In 2020, there will be nearly 44 zettabytes (i.e. 44 trillion GBs) of user-generated data through a plethora of sources: from streaming platforms to smartphones, from e-commerce websites and apps to CCTV. A study by IBM showed that by 2017, 90% of the existing data had been produced in just the previous 2 years.
Given this ubiquity of data across all types and sizes of organisations, data visualisation brings four clear benefits:
Standardisation of information processing
Optimisation of investment in Business Intelligence (B.I.) stacks
Fact-based interactive and predictive business narratives
Actionable insight to support decision-making.
This article will show you how to apply best practice through a variety of frameworks and enable you to get the most from your data sets and articulate powerful insights with clarity to your colleagues.
You may be familiar with the S.M.A.R.T. approach, first conceptualised by George T Doran and subsequently updated by several organisations to include E.R.
Specific: clearly establish purpose, importance, outcomes and roles
Measurable: define quantifiable KPIs and /or behaviour criteria for qualitative goals
Achievable: identify any limitations, constraints, and their impact
Relevant: focus on business priorities
Time-Bound: set deadlines
Evaluated: assess progress and evaluate outcome
Reviewed: feedback to support iterative processes
Although initially conceptualised for business contexts, the SMARTER approach is also helpful in defining clear objectives and assessing achievements across all the stages of the CRISP-DM methodology of which visualisation is the tip of the iceberg.
It is essential that any data visualisation practitioner understands the business questions, needs and goals, along with the scope of the project. In particular the type of analysis, key stakeholders, KPIs, deliverables and target audience.
It is also crucial to identify the type (one, two or multi-dimensional; text, etc.) and assess quality of the data extracted, map and resolve any issues (e.g. tracking errors, missing entries or duplicates) or liaise with stakeholders who can. At this stage it is important to do some exploratory analyses both to identify key variables and early insights, but also to formulate hypotheses to expand on those findings.
At this stage, the extract, transform, and load (ETL) process enters the transformation phase: the data gathered from multiple sources needs to be cleansed, formatted and often blended in order to be usable. The structure, content, relationships and derivation rules should be clear and consistent.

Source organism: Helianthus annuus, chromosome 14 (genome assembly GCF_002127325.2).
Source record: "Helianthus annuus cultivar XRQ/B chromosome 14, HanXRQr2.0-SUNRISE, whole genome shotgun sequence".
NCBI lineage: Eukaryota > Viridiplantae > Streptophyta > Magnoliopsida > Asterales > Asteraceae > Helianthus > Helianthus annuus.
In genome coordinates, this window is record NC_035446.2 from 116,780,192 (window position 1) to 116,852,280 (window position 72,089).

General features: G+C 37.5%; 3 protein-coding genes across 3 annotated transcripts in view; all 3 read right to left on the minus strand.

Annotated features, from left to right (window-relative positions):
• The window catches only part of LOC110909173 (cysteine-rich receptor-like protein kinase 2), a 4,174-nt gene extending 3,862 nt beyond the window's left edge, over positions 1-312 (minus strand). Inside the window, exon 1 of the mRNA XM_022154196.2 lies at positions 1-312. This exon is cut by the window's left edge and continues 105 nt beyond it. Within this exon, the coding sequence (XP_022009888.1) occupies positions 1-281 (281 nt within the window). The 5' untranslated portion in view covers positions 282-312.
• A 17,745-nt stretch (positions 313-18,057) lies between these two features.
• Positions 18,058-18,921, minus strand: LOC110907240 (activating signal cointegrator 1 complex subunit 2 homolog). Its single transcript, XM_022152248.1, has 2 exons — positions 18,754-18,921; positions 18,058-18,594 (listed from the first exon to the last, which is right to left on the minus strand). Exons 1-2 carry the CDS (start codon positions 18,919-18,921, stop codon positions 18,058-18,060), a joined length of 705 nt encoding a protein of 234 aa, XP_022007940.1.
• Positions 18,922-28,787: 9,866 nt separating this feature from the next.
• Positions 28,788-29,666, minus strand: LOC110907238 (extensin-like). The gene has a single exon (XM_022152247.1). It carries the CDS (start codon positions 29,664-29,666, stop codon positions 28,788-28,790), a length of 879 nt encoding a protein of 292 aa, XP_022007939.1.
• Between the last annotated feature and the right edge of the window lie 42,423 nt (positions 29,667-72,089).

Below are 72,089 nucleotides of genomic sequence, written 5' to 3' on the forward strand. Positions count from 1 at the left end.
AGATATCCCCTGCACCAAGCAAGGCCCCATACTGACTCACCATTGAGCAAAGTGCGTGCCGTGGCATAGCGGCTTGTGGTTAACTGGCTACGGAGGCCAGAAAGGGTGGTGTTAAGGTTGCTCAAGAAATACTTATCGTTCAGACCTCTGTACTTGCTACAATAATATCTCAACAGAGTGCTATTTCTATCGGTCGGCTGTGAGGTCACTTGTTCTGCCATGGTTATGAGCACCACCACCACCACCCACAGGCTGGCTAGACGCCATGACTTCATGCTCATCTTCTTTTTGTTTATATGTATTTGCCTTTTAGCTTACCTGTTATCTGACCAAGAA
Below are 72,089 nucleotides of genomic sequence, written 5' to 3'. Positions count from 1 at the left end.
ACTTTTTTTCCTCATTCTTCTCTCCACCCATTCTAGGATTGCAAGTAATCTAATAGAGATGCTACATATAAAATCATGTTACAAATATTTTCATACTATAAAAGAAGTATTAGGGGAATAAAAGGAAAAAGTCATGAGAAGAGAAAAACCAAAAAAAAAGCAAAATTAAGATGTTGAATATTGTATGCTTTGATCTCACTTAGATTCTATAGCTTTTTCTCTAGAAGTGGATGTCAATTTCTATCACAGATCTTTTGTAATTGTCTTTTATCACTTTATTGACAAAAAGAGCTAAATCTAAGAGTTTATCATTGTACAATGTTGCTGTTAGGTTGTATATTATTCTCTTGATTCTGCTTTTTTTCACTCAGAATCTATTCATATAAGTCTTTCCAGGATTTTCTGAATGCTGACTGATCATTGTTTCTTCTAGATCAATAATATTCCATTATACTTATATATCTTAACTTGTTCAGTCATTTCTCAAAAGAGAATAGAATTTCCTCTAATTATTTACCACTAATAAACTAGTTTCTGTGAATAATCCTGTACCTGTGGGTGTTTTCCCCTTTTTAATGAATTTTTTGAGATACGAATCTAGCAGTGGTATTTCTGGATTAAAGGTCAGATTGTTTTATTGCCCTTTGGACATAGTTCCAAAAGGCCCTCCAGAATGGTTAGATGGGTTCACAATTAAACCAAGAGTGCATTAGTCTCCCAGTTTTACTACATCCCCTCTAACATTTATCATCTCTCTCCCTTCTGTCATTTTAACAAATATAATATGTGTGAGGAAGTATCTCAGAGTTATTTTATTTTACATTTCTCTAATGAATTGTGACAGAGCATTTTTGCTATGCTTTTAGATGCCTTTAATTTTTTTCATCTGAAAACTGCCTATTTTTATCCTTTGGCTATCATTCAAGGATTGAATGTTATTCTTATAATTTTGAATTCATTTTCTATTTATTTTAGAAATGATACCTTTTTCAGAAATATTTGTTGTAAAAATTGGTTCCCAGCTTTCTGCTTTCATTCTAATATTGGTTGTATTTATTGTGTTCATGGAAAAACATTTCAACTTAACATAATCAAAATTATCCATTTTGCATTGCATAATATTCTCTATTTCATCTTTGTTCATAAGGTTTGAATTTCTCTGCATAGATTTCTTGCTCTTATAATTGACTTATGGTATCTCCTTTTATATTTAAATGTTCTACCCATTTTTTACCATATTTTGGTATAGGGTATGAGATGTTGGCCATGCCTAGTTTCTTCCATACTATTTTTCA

Consists in determining the most relevant variables, developing the analytical methodology and best models. This can range from simple timeseries and scatter plots analyses to more sophisticated techniques such as linear regressions and decision trees, among others.
This stage involves the evaluation of the results and their validity, in order to determine if further cleaning is required and if the outcome answers the initial brief.
The focus should be on presenting the results using the most appropriate methods and charts according to the insights found and the target audience. It is important that dashboards showcase findings communicated through a narrative that ultimately supports actionable recommendations and empowers the relevant stakeholders, whilst striking a balance between complexity and clarity. This process should be iterative and fine-tuned based on end-user feedback.
There are three main types of dashboards with different purposes:
Operational dashboards: focusing on monitoring dimensions and metrics that are relevant from an ops point of view which either need to be reviewed regularly or in response to specific events.
Strategic or Executive dashboards: top-level BAU (Business-as-Usual) visualisations of KPIs usually with minimal interaction
Analytical dashboards: provide a high-degree of interactivity in order to support further data exploration in relation to a main subject.
There are three types of data that require different types of dashboarding visual features:
Categorical: the type that belongs together such as geographical data
Ordinal: belongs together and has a logical order (1st place, second and third)
Quantitative: defines values of a metric such as sales, temperature, or income.
Use visual features to enhance comprehension of the information presented.
Form: shape, size, orientation, length, width, enclosure, density (e.g. patterns are ideal to display similar sets of information)
Colour: intensity and hue to emphasize key data points and minimise others; one colour for continuous data; contrasting colours for comparisons; branded palettes; colour-blind friendly; minimise non-data-ink or redundant data-ink.
Position: 2D or 3D shapes (the latter particularly for interactive visualisations)
Motion: flicker, direction and velocity (particularly for real-time data sources)
Interactivity: facilitate exploration by drilling down or up to probe the data
Structural Elements: such as clear, but inconspicuous, tick marks and axes
Labelling: directly label data points on the chart rather than relying on legends
Narrative flow: use text boxes and visual hierarchies
Contextual Information: overlay directly onto the chart
Mobile friendly: create responsive visualisations with libraries such as D3.js or Highcharts as an alternative to desktop
Implementing these tips and working towards a S.M.A.R.T.E.R. data visualisation practice will enable your target audience to comprehend your insights quickly. Increasing key stakeholder engagement with data viz can improve collaboration across your organisation and establish a clear correlation between business operations and activities versus goals. May the data viz force be with you.
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